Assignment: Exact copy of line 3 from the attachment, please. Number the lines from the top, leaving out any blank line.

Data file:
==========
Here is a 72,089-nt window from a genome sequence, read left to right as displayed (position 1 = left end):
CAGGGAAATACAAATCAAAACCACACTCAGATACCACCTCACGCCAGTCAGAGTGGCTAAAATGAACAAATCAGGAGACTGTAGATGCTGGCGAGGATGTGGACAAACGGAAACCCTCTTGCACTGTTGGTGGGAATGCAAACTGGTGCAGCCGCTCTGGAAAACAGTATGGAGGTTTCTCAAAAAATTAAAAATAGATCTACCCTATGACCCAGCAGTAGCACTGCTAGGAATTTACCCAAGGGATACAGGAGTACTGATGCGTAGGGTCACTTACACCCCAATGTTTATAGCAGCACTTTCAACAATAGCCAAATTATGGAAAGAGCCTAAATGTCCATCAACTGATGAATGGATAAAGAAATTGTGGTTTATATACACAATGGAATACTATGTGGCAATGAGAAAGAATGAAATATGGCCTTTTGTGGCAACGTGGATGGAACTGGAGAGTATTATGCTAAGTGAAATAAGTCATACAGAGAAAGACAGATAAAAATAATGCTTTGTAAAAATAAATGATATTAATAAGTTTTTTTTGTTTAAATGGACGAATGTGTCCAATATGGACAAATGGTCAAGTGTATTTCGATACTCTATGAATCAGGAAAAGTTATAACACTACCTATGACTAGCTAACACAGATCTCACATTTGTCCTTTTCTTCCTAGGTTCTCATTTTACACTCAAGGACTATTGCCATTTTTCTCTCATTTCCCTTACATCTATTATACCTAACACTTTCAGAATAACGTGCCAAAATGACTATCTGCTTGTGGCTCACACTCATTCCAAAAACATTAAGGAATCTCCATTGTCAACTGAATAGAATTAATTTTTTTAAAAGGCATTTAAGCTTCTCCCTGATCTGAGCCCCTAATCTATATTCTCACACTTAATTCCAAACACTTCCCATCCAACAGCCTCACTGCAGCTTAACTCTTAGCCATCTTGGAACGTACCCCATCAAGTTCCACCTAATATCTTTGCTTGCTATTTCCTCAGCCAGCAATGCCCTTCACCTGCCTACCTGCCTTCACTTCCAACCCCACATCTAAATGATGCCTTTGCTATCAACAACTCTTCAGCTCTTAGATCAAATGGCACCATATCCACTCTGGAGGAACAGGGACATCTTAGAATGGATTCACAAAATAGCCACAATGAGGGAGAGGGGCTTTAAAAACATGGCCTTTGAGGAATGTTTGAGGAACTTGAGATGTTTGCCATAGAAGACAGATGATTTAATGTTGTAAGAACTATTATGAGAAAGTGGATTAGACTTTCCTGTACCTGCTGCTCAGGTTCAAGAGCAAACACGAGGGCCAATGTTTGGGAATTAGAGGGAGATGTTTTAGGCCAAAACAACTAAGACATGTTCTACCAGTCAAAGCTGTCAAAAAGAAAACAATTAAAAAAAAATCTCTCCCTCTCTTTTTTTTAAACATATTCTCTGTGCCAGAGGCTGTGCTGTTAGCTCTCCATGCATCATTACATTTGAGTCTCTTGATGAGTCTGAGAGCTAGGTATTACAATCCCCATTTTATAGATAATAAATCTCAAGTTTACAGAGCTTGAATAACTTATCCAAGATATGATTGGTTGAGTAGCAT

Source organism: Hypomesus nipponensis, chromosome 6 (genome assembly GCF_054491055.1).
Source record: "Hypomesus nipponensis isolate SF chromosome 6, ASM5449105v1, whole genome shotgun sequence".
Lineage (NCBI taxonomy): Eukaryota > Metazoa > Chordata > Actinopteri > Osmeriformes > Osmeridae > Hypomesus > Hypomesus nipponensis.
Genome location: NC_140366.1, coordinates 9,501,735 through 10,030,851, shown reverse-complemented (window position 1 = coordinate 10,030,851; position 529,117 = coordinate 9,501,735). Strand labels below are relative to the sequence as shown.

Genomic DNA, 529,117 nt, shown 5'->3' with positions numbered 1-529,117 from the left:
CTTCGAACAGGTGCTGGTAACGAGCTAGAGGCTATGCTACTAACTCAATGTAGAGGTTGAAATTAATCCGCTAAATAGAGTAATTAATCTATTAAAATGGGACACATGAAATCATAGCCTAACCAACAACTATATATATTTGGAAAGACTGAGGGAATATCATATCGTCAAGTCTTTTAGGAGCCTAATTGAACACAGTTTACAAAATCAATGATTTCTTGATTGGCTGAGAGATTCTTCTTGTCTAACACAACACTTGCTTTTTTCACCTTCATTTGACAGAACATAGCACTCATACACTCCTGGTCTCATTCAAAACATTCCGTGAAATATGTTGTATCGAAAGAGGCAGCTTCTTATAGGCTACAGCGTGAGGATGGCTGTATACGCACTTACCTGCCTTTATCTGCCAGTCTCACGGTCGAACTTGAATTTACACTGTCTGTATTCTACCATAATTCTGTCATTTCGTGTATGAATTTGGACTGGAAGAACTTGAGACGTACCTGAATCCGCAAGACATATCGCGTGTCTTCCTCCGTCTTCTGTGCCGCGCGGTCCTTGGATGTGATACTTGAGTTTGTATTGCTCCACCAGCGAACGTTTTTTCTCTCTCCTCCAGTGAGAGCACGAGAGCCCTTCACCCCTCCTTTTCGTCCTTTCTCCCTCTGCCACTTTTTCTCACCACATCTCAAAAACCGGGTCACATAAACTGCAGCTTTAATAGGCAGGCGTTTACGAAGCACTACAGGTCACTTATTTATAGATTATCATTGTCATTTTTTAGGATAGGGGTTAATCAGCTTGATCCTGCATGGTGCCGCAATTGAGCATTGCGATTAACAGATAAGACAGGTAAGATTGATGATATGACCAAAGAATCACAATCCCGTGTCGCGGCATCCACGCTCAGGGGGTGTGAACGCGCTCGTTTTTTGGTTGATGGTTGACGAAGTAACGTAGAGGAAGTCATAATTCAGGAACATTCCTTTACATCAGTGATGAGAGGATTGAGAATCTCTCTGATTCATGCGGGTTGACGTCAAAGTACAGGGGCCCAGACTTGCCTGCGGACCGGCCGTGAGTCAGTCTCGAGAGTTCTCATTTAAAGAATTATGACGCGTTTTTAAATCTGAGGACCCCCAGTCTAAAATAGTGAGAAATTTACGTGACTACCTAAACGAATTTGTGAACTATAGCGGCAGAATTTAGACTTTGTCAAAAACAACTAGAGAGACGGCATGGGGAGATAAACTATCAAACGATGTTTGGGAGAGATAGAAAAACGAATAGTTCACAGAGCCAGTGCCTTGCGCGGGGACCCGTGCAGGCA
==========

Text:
Source organism: Hypomesus nipponensis, chromosome 6 (genome assembly GCF_054491055.1).